Today’s Chesapeake looks very much the same as it did 150 years ago. The distinctive double coat was designed to blend in with its surroundings and to shed water and dry off with a quick shake. Although larger ones do exist, males should weigh 65 to 80 pounds and females a bit less at 55 to 70 pounds. Colors range from browns (both dark and coppery), reddish strawberry blond, faded tan shades that look silvery in some lights, to a light, straw color aptly called deadgrass. These dogs can make wonderful family dogs but they are not good dog park dogs as they tend to be indifferent to other dogs and aloof with strangers. Often independent, they are rarely aggressive or fighters but most are more than capable of taking care of themselves or their families if trouble arises.

Without proper training and socialization, they can be territorial and take guarding what they consider theirs very seriously, whether it’s a pile of dead waterfowl or the owner’s duck boat and/or truck. These tendencies, plus their rather plain, workmanlike looks, meant the Chesapeake never attained the level of popularity of their distant cousins – the Labrador and Golden retrievers. A small but loyal following meant the dogs were mostly bred for serious waterfowlers – not pets. This kept the numbers small and the breeding in the hands of dedicated owners. Labrador and Golden retriever puppies are much easier to find and both are far more popular as family and hunting dogs, while the Chesapeake remains a more primitive breed with a much smaller, but fiercely loyal following. For more information on the breed visit the American Chesapeake Club’s website at http://www.AmChessieClub.org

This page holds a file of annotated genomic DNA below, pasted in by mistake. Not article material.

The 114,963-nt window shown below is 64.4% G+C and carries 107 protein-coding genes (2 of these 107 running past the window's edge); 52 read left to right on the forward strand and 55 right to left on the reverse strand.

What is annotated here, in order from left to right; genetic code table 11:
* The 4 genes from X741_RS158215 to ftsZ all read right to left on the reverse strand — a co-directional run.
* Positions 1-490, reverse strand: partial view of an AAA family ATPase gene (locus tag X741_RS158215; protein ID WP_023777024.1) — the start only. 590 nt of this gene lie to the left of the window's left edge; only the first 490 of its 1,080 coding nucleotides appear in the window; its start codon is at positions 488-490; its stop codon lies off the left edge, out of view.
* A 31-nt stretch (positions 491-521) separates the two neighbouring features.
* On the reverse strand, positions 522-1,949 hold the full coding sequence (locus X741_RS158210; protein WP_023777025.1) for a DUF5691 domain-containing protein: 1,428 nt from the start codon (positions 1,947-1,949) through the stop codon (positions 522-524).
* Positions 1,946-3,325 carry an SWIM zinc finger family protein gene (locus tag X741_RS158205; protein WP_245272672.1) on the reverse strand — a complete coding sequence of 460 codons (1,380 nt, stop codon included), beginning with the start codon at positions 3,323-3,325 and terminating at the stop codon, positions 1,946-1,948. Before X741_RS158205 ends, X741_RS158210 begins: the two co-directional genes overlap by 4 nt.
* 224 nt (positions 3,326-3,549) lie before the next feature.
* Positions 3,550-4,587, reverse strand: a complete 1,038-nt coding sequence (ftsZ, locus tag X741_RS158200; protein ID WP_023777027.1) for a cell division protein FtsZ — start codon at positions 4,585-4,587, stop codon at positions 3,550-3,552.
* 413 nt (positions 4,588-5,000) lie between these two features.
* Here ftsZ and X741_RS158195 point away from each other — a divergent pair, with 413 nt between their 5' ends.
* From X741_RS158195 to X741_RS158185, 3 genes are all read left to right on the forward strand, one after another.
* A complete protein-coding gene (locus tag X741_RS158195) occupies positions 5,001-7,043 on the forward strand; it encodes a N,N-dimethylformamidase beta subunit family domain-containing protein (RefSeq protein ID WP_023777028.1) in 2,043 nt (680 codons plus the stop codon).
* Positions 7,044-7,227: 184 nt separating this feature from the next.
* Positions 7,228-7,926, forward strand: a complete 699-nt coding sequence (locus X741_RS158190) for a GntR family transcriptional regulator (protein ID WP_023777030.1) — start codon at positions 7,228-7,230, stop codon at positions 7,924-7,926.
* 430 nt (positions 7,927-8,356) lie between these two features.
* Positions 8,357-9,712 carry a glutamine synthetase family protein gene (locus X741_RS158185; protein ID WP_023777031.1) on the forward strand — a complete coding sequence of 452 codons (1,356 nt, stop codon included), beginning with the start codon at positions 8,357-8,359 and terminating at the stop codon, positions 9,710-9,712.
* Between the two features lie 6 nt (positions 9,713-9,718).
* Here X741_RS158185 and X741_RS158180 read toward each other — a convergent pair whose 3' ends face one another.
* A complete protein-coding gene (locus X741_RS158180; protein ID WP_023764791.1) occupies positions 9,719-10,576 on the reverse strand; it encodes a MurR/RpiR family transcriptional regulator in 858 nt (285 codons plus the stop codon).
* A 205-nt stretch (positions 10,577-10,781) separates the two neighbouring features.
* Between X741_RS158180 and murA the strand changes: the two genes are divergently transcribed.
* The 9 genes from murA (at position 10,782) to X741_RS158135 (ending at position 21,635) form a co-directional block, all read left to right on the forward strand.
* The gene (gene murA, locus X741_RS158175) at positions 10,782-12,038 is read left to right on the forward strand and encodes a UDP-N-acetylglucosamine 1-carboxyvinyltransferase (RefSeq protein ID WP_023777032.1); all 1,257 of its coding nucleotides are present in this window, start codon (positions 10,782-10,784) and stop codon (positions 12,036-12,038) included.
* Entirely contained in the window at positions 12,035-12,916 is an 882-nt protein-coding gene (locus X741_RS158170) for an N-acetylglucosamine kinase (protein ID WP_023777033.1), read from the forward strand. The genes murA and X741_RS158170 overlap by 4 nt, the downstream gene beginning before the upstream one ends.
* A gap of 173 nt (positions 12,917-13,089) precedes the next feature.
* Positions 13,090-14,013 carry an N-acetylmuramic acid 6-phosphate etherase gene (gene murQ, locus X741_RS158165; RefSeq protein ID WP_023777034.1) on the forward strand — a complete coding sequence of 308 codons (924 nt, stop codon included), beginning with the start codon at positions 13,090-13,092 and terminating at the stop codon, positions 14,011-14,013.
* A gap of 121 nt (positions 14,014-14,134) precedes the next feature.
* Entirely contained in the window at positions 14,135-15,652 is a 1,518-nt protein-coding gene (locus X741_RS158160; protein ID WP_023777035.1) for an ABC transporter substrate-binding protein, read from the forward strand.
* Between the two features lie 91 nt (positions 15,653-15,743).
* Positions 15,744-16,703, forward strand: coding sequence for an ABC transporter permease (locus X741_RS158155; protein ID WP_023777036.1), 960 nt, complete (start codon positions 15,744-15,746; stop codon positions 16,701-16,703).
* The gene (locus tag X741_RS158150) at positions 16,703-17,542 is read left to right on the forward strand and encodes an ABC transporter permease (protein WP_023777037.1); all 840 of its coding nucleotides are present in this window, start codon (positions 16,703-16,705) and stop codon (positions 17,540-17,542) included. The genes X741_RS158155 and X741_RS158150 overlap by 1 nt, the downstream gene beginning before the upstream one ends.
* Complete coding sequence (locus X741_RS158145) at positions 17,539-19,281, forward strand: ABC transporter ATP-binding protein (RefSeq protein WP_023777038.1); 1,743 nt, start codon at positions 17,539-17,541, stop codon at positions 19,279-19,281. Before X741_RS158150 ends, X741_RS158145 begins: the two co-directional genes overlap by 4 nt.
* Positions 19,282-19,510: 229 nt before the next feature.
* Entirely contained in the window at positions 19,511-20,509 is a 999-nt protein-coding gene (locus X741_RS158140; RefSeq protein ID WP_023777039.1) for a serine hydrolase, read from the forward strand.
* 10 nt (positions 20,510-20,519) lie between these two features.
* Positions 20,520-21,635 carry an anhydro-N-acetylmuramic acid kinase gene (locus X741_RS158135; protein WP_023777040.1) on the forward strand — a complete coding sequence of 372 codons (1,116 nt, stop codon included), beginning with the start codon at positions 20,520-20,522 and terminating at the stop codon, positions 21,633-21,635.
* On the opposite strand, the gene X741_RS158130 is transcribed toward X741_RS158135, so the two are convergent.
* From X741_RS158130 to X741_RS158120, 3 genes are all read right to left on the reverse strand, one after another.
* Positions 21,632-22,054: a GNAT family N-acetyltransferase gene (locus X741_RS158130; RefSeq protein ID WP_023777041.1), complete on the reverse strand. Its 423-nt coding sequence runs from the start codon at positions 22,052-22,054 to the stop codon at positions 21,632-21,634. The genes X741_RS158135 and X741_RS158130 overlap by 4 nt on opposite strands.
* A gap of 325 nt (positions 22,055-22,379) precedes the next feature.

Comments

  1. Cindy Fisher says:

    My hubby and I are on are 3rd chessies. Our sedge Rigr made it to 14 1/2 and we have now a 6 yr old rescue brown Rollo and a 4 year old deadgrass Ragnar. Rollo unlike our other 2 chessies doesn’t do the famous grin or we call it scrunchy face. Ragnar does it and is funny. When he is all comfy in a chair or sofa and we go to luv on him he does the growl and scrunchy face. When I tell him I don’t want scrunchy face he then wags his tail nd gives me a kiss. I say he is no polar! Luv my chessies!

  2. I had to say goodbye to my Chessie, Cassie, when she was 13+ (a rescue, so exact age is uncertain)… The best, sweetest, most stubborn smart and endearing dog that I have ever known. If you’re prepared to put in the love and energy, this breed will repay you thousands of time over.